The European Space Agency's Venus Express orbiter detected an earthly phenomenon in the high-altitude clouds of the "infernal sister" of the planet Earth.
While Venus was moving in its orbit with the Sun behind, Venus Express used its cameras to observe a rainbow-like shine. This effect can be observed from an airplane flying over the clouds. This is the first case in history when such a radiance is observed on another planet.
The radiance appears when a dense ring-shaped rainbow structure surrounds the shadow of the plane and is formed only when the clouds are made up of tiny droplets of water of approximately the same size. On Earth, such a shine is a rare pleasure due to atmospheric conditions and the location of the observer.
Venus, however, has no life-giving moisture in the clouds. But in an attempt to determine the nature of these droplets contained in the clouds of Venus from sulfuric acid, the scientists waited until the Sun rises directly behind the Venus Express, and then they were able to take a photo.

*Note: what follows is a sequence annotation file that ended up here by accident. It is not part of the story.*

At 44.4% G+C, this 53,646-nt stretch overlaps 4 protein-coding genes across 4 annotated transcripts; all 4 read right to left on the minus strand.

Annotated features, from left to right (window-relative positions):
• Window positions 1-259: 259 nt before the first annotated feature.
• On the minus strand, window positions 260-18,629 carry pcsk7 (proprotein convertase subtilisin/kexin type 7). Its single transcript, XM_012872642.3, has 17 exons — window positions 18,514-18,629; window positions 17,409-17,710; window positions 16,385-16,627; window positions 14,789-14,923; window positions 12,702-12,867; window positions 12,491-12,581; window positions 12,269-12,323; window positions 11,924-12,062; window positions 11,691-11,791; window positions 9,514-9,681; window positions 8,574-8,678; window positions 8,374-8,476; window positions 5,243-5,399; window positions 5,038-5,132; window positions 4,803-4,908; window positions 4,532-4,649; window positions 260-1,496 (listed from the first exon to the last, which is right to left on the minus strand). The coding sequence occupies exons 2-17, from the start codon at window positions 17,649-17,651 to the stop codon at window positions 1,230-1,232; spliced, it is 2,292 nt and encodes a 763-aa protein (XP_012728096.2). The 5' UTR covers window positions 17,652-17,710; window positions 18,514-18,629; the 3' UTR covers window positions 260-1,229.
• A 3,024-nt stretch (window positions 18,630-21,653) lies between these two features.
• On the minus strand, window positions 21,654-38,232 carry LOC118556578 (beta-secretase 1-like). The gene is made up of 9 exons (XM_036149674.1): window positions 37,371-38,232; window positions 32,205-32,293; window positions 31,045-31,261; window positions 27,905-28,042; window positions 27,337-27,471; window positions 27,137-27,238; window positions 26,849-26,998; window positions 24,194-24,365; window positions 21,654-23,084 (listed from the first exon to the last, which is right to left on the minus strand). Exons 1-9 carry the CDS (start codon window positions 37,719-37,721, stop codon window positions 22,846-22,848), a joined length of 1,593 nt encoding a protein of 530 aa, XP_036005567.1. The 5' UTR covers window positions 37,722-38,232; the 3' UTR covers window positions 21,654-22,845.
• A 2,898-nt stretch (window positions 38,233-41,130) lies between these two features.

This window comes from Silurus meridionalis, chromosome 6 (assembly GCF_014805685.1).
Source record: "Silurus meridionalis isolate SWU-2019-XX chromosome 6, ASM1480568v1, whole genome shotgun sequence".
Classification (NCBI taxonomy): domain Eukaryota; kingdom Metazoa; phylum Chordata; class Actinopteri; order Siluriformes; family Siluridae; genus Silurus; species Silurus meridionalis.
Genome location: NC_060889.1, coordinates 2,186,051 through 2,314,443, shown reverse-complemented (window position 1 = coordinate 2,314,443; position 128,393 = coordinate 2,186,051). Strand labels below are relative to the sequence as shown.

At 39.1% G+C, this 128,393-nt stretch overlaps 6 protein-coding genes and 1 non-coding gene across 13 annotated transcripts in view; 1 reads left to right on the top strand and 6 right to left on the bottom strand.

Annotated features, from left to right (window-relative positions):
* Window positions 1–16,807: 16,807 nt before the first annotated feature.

On July 24, 2011, the satellite noticed the first extraterrestrial glow in the clouds of Venus at an altitude of 70 kilometers (44 miles) above the surface of the planet. According to the ESA press release, the shine was 1,200 km (746 miles) wide, as seen from a spacecraft that continued to move in orbit higher. From this observation, scientists were able to determine the size of droplets of sulfuric acid in the clouds. They found drops measuring 1, 2 micrometers, which is about 50 times less than the width of a human hair. The fact that the shine was about 1200 km wide suggests that all the drops within this area were about the same size.
But there were some surprises that could help us understand the complex chemical composition of the atmosphere of Venus.
The variation in the brightness of the rings of the observed aurora differs from what could be when mixing only sulfuric acid and water. This suggests that there may be another chemical element in the atmosphere.
Scientists believe that there is an unknown atmospheric component, called the "UV-absorber", which creates mysterious dark spots in the atmosphere of Venus. The same element may be responsible for unexpected changes in the brightness of the shine.